HIV – the plague of the 20th century
HIV – the plague of the 20th century
The Human Immunodeficiency Virus (aka HIV) is a terrifying virus that attacks the immune system, gradually weakening it and eventually resulting in AIDS – acquired Immunodeficiency syndrome. When a person has AIDS, their immune system is weakened and no longer able to effectively fight off infections and cancers, which is what makes HIV lethal. Without treatment of the HIV infection, the average life-expectancy of an infected person is between nine and eleven years. Treatment can significantly expand this period and, in some cases, keep the virus dormant indefinitely, but there’s currently no effective cure for HIV infections, and rather ways to suppress the virus.
The first reports of HIV infections date back to the early 80s, and the virus has plagued humanity ever since. Currently, there are approximately 38.4 million HIV-positive people in the world and since there’s no effective cure for this virus, the only way to gradually lower that number is prevention. When HIV was first discovered, humanity as a whole knew very little about it, but in the decades since then, and especially after the turn of the century, we’ve learned a lot more about this malicious virus. The goal now is to raise awareness and make sure that more and more people are acquainted with the characteristics of this virus. As the saying goes, an ounce of prevention is worth a pound of cure, and since there’s no actual cure in existence, prevention is truly all we have right now.
When it comes to preventing any type of viral infection, the first thing to consider is how the virus gets transmitted. In the case of the human immunodeficiency virus, it gets transmitted through contact with or transfer of pre-ejaculate, vaginal fluids, semen, blood, and breast milk. It’s also possible for HIV to be transmitted through the fluids formed by the lining inside the anus.
As a result, the most common channel of HIV transmission, by a large margin, is sexual intercourse, which includes vaginal, anal, and oral sex.
The next most common channel of HIV transmission is through drug injection: when someone injects themselves with a needle that’s been previously used by an infected person and hasn’t been sterilized afterwards.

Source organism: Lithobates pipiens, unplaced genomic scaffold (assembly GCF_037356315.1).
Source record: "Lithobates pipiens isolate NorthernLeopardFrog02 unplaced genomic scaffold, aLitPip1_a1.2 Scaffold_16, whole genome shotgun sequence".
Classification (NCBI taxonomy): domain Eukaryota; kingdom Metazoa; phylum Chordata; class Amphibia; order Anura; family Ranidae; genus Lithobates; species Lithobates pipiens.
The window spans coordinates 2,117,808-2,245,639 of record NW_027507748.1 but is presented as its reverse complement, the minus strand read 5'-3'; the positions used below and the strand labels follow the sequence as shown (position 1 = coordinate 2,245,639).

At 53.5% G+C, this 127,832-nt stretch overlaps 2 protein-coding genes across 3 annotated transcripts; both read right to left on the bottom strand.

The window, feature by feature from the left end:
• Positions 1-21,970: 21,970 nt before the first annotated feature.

The third and significantly less common way HIV gets transmitted is within a mother’s womb. If the mother is infected with HIV, the virus could get transferred to the fetus through the placenta.
Lastly, it’s also possible for HIV to get transferred through cuts and sores on the skin, if they come in contact with infected blood, but such occurrences are exceedingly rare.
Armed with knowledge about the ways HIV can be transmitted, we can now move on to taking preventative measures.
Use of condoms
The first thing that probably comes to mind for most people is the use of condoms during sexual intercourse with individuals whose medical history is unknown. Indeed, using condoms is a very important prevention method, but it’s also one of the less reliable ones, as its effect is dependent on a lot of variables, such as the quality of the condom, how well it fits (if it’s too tight, it could tear, if it’s too loose, it could fall off), the presence/lack of sufficient lubrication, and, most importantly, human error. Taking into account all those variables, it’s easy to see why, as important as they are, condoms shouldn’t be one’s main method of preventing HIV transmission. Instead, they should be viewed as an additional precaution.
Responsible sexual behavior
The main precautionary measure you could take that will drastically reduce the risk of coming into contact with the human immunodeficiency virus is adopting a responsible sexual behavior. This includes limiting the number of partners you have sex with and demanding that you know their medical history. The ultimate way to prevent HIV exposure through sex is to demand that your sexual partners get tested for STDs (sexually transmitted diseases), which will tell you if they are HIV negative. Understandably, this isn’t always an option, but it is still the safest approach.
HIV prevention medicine
Another potential measure is taking HIV prevention medicine (called pre-exposure prophylaxis) before having sex with a stranger or an HIV positive person, but this will never give you a hundred percent certainty that you won’t get infected. Like the use of condoms, it is, at its core, a supplementary measure.
Staying away from drugs
Finally, and this should go without saying, the best way to prevent HIV transmission through drug injection is to not do drugs. Drugs are bad for your overall physical and mental health, and the risk of getting infected with HIV from doing drugs is only one item on a huge list of problems associated with them.
Having an in-depth understanding of a problem is halfway to overcoming it – a statement supported by numbers, as there has been a notable 8% decline in annual HIV infections from 2015 to 2019. Admittedly, there’s a lot more work to be done, but as the number of people who know how to stop the spread of HIV increases, the percentage of annual infection is sure to go down even further, and at a faster rate. However, the information provided here only provides an outline of how this virus works and how to halt its transmission. If you want to acquire a more in-depth understanding of HIV and AIDS, and the ways they can be prevented and counteracted, you can enroll in an AIDS awareness class online, where you will be provided with all the necessary information to keep yourself and your family safe, and to help fight this virus on a global scale.